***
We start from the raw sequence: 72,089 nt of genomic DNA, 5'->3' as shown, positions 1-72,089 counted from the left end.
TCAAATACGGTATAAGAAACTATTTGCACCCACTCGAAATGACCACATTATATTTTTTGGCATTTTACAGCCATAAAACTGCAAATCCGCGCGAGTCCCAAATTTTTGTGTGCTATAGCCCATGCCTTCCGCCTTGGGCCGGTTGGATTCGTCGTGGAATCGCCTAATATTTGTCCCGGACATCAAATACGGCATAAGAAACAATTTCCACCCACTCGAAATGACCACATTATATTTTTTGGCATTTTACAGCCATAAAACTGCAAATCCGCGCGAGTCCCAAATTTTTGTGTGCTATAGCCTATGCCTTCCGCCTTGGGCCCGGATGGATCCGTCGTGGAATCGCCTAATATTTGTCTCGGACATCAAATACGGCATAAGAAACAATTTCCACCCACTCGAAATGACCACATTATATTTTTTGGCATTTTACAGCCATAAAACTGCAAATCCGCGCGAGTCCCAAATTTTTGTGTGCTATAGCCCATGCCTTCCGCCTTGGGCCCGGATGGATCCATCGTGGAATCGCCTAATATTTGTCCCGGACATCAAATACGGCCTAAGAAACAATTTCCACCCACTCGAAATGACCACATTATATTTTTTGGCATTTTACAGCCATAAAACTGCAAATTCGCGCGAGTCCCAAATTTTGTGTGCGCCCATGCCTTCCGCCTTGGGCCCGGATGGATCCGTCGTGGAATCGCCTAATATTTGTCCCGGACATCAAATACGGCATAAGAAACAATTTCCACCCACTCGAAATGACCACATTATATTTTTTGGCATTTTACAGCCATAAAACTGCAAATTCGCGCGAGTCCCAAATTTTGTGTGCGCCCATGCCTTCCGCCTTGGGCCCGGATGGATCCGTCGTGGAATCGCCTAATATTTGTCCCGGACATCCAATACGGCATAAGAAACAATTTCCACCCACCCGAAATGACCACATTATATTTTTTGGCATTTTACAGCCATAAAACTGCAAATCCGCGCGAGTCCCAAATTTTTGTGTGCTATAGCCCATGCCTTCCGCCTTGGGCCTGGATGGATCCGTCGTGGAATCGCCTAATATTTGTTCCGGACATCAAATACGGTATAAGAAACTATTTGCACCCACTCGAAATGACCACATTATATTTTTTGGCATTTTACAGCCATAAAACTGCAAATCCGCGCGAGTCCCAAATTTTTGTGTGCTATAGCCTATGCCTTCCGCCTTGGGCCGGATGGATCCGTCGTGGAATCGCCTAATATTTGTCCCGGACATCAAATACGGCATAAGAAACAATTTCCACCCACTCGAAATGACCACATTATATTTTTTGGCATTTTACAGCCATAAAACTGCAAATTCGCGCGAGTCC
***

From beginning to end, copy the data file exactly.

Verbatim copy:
We start from the raw sequence: 72,089 nt of genomic DNA, 5'->3' as shown, positions 1-72,089 counted from the left end.
TCAAATACGGTATAAGAAACTATTTGCACCCACTCGAAATGACCACATTATATTTTTTGGCATTTTACAGCCATAAAACTGCAAATCCGCGCGAGTCCCAAATTTTTGTGTGCTATAGCCCATGCCTTCCGCCTTGGGCCGGTTGGATTCGTCGTGGAATCGCCTAATATTTGTCCCGGACATCAAATACGGCATAAGAAACAATTTCCACCCACTCGAAATGACCACATTATATTTTTTGGCATTTTACAGCCATAAAACTGCAAATCCGCGCGAGTCCCAAATTTTTGTGTGCTATAGCCTATGCCTTCCGCCTTGGGCCCGGATGGATCCGTCGTGGAATCGCCTAATATTTGTCTCGGACATCAAATACGGCATAAGAAACAATTTCCACCCACTCGAAATGACCACATTATATTTTTTGGCATTTTACAGCCATAAAACTGCAAATCCGCGCGAGTCCCAAATTTTTGTGTGCTATAGCCCATGCCTTCCGCCTTGGGCCCGGATGGATCCATCGTGGAATCGCCTAATATTTGTCCCGGACATCAAATACGGCCTAAGAAACAATTTCCACCCACTCGAAATGACCACATTATATTTTTTGGCATTTTACAGCCATAAAACTGCAAATTCGCGCGAGTCCCAAATTTTGTGTGCGCCCATGCCTTCCGCCTTGGGCCCGGATGGATCCGTCGTGGAATCGCCTAATATTTGTCCCGGACATCAAATACGGCATAAGAAACAATTTCCACCCACTCGAAATGACCACATTATATTTTTTGGCATTTTACAGCCATAAAACTGCAAATTCGCGCGAGTCCCAAATTTTGTGTGCGCCCATGCCTTCCGCCTTGGGCCCGGATGGATCCGTCGTGGAATCGCCTAATATTTGTCCCGGACATCCAATACGGCATAAGAAACAATTTCCACCCACCCGAAATGACCACATTATATTTTTTGGCATTTTACAGCCATAAAACTGCAAATCCGCGCGAGTCCCAAATTTTTGTGTGCTATAGCCCATGCCTTCCGCCTTGGGCCTGGATGGATCCGTCGTGGAATCGCCTAATATTTGTTCCGGACATCAAATACGGTATAAGAAACTATTTGCACCCACTCGAAATGACCACATTATATTTTTTGGCATTTTACAGCCATAAAACTGCAAATCCGCGCGAGTCCCAAATTTTTGTGTGCTATAGCCTATGCCTTCCGCCTTGGGCCGGATGGATCCGTCGTGGAATCGCCTAATATTTGTCCCGGACATCAAATACGGCATAAGAAACAATTTCCACCCACTCGAAATGACCACATTATATTTTTTGGCATTTTACAGCCATAAAACTGCAAATTCGCGCGAGTCC